They’re actually talking about the documentary by Ricki Lake and Dana Ben-Ari and they’ve chosen to focus on the husband who confesses his embarrassment about seeing women, even his own wife, nursing in public. Ricki Lake was quoted, "I believe this film will start an important conversation about how we can better support all new mothers, whether they breastfeed or not, and evolve to a place where breastfeeding is not so politically charged." I agree this is raising some good public discussion.  The comments section on ABCs blog shows some interesting ideas from the general public. Many people are supportive and just ask that mothers be modest or discreet about it.  The people that have a hard time separating the sexuality of the breast from feeding an infant seem to be the ones who are embarrassed by it the most and would rather it be done in private or completely covered up.
I agree with Mother of two and CafĂ© Mom contributor, Sasha Brown-Worsham, who breastfed both of her children. She can only hope, as quoted in ABC's blog, "The more that women do breastfeed in public, and are able to do that, the better, because it normalizes the situation," she explained.  "I’m just going to keep on doing what I’m doing and feel happy and blessed that in this very supportive community that we live in, in the Hudson Valley of NY, that I have not yet had any confrontation about my public breastfeeding.  Lets keep supporting each other and educate those who are confused about feeding babies".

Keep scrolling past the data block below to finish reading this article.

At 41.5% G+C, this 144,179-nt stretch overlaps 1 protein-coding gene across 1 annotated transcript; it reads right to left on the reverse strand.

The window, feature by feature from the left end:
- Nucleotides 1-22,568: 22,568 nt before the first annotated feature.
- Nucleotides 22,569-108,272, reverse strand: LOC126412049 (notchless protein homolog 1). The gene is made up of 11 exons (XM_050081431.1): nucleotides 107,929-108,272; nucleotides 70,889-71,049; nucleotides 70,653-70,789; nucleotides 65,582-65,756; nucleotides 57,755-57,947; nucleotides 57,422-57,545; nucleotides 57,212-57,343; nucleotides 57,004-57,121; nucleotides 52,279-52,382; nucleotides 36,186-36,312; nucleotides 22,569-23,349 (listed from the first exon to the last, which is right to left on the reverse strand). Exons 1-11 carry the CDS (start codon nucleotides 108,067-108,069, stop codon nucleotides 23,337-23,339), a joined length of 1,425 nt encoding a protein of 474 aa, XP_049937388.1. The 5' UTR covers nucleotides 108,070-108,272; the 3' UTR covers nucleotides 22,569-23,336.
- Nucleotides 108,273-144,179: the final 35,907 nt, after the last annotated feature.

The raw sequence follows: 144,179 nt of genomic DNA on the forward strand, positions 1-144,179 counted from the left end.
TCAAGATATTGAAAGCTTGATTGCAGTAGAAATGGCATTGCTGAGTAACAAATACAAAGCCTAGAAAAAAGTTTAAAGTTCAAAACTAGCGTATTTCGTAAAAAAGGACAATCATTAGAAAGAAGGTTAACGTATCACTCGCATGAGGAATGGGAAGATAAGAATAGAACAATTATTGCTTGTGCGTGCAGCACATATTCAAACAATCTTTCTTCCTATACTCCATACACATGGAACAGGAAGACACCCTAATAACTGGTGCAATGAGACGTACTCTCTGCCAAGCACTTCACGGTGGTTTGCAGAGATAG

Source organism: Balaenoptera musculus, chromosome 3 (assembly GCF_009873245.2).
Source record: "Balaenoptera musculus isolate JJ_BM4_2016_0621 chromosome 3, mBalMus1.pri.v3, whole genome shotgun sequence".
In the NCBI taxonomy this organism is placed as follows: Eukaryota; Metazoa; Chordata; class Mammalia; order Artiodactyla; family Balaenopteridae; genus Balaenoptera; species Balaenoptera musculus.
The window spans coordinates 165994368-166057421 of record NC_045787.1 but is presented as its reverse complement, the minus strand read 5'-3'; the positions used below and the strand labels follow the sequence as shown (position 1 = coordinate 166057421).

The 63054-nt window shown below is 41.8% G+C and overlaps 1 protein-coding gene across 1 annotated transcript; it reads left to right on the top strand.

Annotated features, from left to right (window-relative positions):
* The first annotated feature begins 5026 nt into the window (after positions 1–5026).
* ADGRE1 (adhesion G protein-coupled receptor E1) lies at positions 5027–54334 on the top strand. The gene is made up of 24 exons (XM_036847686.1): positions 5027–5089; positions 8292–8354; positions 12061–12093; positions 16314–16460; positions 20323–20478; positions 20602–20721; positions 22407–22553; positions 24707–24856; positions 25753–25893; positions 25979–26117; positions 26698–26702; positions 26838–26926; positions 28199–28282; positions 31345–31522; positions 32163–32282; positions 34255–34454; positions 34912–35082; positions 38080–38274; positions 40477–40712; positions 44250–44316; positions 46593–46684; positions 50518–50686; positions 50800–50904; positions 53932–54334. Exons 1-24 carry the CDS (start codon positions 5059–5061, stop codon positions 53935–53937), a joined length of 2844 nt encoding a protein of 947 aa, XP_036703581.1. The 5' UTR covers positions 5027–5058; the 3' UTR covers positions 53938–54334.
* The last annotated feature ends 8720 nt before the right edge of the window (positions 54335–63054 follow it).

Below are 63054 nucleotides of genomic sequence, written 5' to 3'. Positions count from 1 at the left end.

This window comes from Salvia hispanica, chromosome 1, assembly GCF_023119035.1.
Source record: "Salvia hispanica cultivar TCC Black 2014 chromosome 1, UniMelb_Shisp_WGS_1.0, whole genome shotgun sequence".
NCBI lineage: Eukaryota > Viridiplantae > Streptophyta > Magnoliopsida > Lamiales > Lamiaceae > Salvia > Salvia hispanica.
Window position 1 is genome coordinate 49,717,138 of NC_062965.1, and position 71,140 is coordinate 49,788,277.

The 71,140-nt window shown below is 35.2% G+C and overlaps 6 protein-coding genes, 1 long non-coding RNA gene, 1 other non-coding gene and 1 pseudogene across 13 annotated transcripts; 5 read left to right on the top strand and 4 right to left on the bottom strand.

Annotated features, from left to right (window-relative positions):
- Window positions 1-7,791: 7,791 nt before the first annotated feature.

Friday, October 25, 2013

Breastmilk The Movie

This post was written in October shortly after the screening, there will be a new screening on February 8th at the Rosendale Theatre. Get ready for a night of discussion and revelation. This film is so thought provoking that it was very difficult to write about after only one viewing. I look forward to seeing it again. It is truly revolutionary.

Breastmilk is a truly amazing film that was screened October 4th at the Woodstock Film Festival. This film is so revolutionary that it is difficult to describe, so I will start by paraphrasing the film's official website:  Director/producer Dana Ben-Ari, after the birth of her first child, became fascinated with breastfeeding then decided to cover the subject of breastmilk and breastfeeding, after the birth of her second child, on film. The intent of the film is to provoke discussion and examine why, while breastmilk is touted as the best thing for babies and mothers, are there still so many women who are not successful at exclusively breastfeeding for the recommended first 6 months or more. (www.breastmilkthemovie.com)

The film followed the stories of several different families and their experiences with breastfeeding, or obtaining breastmilk for their babies. In addition to the wonderful images of happy nursing babies and toddlers,there were thought provoking and delightful images, like a child drinking her mama milk with a straw while blowing bubbles into it and a mother adding breast milk to her morning omelet. The film sadly shows however, that there are still issues in our society surrounding the subject and perception of breastfeeding. Nursing in public is sometimes seen as obscene, and all too many of the mothers struggled with the fear of not producing enough milk. These mothers were advised to supplement with or completely switch over to infant formula by medical professionals or by well-meaning but misinformed fathers. Some women simply lacked the confidence and support to continue to breastfeed. One of the younger mothers, in the end, stated that going to school and working made it too difficult to successfully breastfeed and pump even though she tried and her initial plan was to breastfeed.  She ended up exclusively using formula fairly early on.